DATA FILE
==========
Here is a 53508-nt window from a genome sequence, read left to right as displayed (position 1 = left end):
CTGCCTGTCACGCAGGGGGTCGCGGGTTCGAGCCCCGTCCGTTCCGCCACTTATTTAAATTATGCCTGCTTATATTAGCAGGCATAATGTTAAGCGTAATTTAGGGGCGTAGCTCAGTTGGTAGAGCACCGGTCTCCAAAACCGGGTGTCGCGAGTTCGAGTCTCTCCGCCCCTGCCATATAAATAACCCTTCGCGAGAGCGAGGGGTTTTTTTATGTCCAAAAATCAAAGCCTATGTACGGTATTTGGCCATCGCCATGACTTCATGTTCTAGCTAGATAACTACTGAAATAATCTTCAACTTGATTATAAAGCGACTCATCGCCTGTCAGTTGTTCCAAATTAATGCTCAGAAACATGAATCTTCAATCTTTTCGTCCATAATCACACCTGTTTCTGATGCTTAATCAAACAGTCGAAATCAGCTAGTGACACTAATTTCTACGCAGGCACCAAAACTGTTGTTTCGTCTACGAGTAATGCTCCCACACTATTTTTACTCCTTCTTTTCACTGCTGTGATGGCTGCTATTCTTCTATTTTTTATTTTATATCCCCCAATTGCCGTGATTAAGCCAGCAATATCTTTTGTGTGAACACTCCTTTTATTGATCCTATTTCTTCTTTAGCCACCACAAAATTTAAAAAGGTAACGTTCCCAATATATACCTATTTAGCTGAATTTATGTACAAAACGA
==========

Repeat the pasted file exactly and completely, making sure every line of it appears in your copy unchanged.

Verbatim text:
Here is a 53508-nt window from a genome sequence, read left to right as displayed (position 1 = left end):
CTGCCTGTCACGCAGGGGGTCGCGGGTTCGAGCCCCGTCCGTTCCGCCACTTATTTAAATTATGCCTGCTTATATTAGCAGGCATAATGTTAAGCGTAATTTAGGGGCGTAGCTCAGTTGGTAGAGCACCGGTCTCCAAAACCGGGTGTCGCGAGTTCGAGTCTCTCCGCCCCTGCCATATAAATAACCCTTCGCGAGAGCGAGGGGTTTTTTTATGTCCAAAAATCAAAGCCTATGTACGGTATTTGGCCATCGCCATGACTTCATGTTCTAGCTAGATAACTACTGAAATAATCTTCAACTTGATTATAAAGCGACTCATCGCCTGTCAGTTGTTCCAAATTAATGCTCAGAAACATGAATCTTCAATCTTTTCGTCCATAATCACACCTGTTTCTGATGCTTAATCAAACAGTCGAAATCAGCTAGTGACACTAATTTCTACGCAGGCACCAAAACTGTTGTTTCGTCTACGAGTAATGCTCCCACACTATTTTTACTCCTTCTTTTCACTGCTGTGATGGCTGCTATTCTTCTATTTTTTATTTTATATCCCCCAATTGCCGTGATTAAGCCAGCAATATCTTTTGTGTGAACACTCCTTTTATTGATCCTATTTCTTCTTTAGCCACCACAAAATTTAAAAAGGTAACGTTCCCAATATATACCTATTTAGCTGAATTTATGTACAAAACGA